June 14, 2024

MaxJazz HolidayMaxJazz Holiday
(MaxJazz – 2001)
by John Barrett

From a label specializing in vocal jazz, this is the kind of Christmas album you’d expect: soft, subtle backgrounds and big emotional voices. Carla Cook overdubs herself for “Do You Hear What I Hear?” – pure on the high notes, she becomes a choir on the chorus. Cyrus Chestnut also goes dubbing: he’s spiritual at the organ, funky at the piano. René Marie is girlish for “Let It Snow!”; this voice was made for snuggling.

Bruce Barth keeps the piano nice ‘n’ warm – and the drummer clicks a near-samba! Laverne Butler giggles her way through “Sleigh Ride”, and Mary Stallings is the sound of pure class on “I’ll Be Home for Christmas”. Making her first records in the ‘Fifties, Mary sounds nostalgic, matched well with Barth’s lush accompaniment. It’s a lovely “old” sound – and it fits, as this is the season for memories.

With a crisp 6/8 and a warm reedy voice, Phillip Manuel brings joy to “Go Tell It on the Mountain”. Peter Martin jabs some expressive piano, and Phillip transcends it with ease. Barth plays “We’ll Dress This House” as a bossa, while Christine Hitt coos the lyric in satisfaction. (Barth then plays “O Christmas Tree” as an instrumental: he’s funkier than Guaraldi, but in the same general area.) René tries to go sultry with “Winter Wonderland” (nice idea, but a little plain in execution) while Laverne does “The Christmas Song” with just a little vibrato – a little, but it’s enough. Some moments need no embellishment.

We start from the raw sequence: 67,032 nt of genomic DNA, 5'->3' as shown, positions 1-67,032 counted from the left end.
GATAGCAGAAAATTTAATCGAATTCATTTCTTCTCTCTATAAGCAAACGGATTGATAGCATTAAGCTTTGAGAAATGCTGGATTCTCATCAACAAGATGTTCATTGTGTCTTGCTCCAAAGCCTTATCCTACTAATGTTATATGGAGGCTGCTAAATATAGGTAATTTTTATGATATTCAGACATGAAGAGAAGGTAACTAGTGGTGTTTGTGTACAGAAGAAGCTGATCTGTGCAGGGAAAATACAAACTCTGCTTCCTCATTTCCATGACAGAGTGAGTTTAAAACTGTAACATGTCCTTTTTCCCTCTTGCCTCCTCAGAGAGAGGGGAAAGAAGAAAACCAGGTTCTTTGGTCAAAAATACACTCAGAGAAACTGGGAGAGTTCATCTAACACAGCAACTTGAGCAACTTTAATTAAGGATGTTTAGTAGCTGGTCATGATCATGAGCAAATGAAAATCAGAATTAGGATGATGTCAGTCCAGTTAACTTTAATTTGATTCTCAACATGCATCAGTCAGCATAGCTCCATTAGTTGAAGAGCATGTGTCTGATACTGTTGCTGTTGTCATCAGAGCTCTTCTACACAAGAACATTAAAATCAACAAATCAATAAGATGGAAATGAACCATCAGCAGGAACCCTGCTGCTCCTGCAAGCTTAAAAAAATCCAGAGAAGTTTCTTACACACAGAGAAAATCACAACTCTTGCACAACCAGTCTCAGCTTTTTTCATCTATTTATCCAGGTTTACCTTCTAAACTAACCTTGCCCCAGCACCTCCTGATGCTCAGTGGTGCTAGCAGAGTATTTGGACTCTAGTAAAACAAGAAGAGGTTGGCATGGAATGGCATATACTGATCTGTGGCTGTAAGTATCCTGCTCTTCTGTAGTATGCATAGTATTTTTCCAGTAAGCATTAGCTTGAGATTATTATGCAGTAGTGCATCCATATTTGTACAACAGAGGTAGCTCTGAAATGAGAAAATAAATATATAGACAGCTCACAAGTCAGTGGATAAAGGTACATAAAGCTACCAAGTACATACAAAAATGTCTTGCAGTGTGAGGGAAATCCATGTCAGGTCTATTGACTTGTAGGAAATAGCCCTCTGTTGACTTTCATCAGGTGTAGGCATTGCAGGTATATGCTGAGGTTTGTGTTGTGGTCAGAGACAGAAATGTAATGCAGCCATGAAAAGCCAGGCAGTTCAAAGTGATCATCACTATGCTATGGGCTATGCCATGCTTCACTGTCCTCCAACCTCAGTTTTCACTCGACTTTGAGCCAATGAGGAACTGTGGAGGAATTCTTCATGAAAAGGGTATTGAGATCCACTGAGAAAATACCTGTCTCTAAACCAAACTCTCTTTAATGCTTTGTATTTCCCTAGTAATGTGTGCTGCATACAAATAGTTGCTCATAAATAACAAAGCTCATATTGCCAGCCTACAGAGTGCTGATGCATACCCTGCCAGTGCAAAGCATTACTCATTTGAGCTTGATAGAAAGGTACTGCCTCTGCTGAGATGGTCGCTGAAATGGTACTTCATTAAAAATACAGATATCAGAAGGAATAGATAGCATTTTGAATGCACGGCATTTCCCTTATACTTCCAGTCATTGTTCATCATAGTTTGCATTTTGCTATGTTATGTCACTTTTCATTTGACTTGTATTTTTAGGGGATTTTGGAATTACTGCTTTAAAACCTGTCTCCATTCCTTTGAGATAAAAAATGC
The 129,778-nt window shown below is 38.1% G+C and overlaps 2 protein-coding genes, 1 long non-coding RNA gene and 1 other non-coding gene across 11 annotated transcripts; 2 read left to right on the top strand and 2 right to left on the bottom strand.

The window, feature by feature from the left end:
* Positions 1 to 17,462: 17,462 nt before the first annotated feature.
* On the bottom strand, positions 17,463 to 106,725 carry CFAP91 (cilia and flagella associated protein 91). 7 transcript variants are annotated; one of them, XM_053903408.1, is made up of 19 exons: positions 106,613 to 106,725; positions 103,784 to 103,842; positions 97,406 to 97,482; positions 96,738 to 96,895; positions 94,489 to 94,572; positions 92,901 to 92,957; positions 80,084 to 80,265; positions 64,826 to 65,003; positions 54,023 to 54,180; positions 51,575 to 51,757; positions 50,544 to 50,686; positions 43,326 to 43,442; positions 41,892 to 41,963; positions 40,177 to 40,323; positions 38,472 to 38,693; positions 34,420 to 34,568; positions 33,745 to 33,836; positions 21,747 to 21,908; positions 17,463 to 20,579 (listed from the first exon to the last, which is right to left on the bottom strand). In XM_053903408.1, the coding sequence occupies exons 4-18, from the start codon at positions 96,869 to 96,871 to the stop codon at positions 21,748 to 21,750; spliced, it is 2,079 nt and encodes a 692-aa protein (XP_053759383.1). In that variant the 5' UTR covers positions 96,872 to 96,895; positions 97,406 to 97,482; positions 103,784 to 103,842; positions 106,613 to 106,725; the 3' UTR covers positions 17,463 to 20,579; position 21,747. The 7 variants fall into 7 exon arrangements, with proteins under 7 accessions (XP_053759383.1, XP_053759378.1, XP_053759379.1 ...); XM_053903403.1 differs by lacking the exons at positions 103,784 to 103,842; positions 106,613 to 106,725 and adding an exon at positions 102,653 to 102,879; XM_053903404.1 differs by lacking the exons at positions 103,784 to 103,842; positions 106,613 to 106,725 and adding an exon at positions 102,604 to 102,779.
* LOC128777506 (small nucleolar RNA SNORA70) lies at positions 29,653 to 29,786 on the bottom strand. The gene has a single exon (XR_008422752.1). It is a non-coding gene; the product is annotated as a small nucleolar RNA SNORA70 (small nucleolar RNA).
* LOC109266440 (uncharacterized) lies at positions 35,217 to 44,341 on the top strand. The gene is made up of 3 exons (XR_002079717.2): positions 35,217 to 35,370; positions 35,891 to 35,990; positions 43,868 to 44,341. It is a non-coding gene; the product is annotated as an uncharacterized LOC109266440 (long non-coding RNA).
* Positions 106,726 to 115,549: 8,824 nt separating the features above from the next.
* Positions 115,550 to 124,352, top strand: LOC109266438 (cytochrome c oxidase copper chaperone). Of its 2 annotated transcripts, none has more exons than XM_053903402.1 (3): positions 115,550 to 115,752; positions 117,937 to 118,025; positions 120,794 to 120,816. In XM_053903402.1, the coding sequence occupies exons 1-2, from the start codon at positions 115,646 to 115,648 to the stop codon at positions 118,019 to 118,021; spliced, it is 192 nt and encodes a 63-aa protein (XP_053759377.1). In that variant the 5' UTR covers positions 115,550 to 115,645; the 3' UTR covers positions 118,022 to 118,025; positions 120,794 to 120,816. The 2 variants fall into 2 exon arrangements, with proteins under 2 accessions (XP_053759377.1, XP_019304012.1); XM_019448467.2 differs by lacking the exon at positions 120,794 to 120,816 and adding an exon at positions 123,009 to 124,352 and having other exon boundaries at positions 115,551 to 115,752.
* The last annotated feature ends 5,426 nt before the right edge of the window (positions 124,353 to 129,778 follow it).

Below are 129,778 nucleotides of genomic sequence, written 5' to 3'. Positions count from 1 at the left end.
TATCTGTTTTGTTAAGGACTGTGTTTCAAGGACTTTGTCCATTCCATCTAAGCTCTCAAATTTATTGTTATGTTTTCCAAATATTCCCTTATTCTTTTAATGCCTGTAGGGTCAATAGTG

Turning a little sassy, Mary has a “Merry Little Christmas”; Bruce surrounds her in block chords, and all is well. Chestnut dances on Carla’s version of “Silent Night”. Christine is thoughtful on “Some Children See Him”, and her bold piano fills the silence; Barth follows with a gentle “Greensleeves”, powered by exciting cymbals. Avoiding comparisons to Tyner, Bruce’s tone is broad … and restless. Manuel’s “Peace on Earth” (the only original composition) has a smooth approach and a well-stated lyric.

“Christmas is the story of a great and wondrous birth/ Mary’s child, a baby boy; His message, ‘Peace on Earth.'” The piano is quiet, the brushes thick – and slowly the message sinks in. Without histrionics or an overblown production, this album uses its many talents to convey the one thought of a special season.

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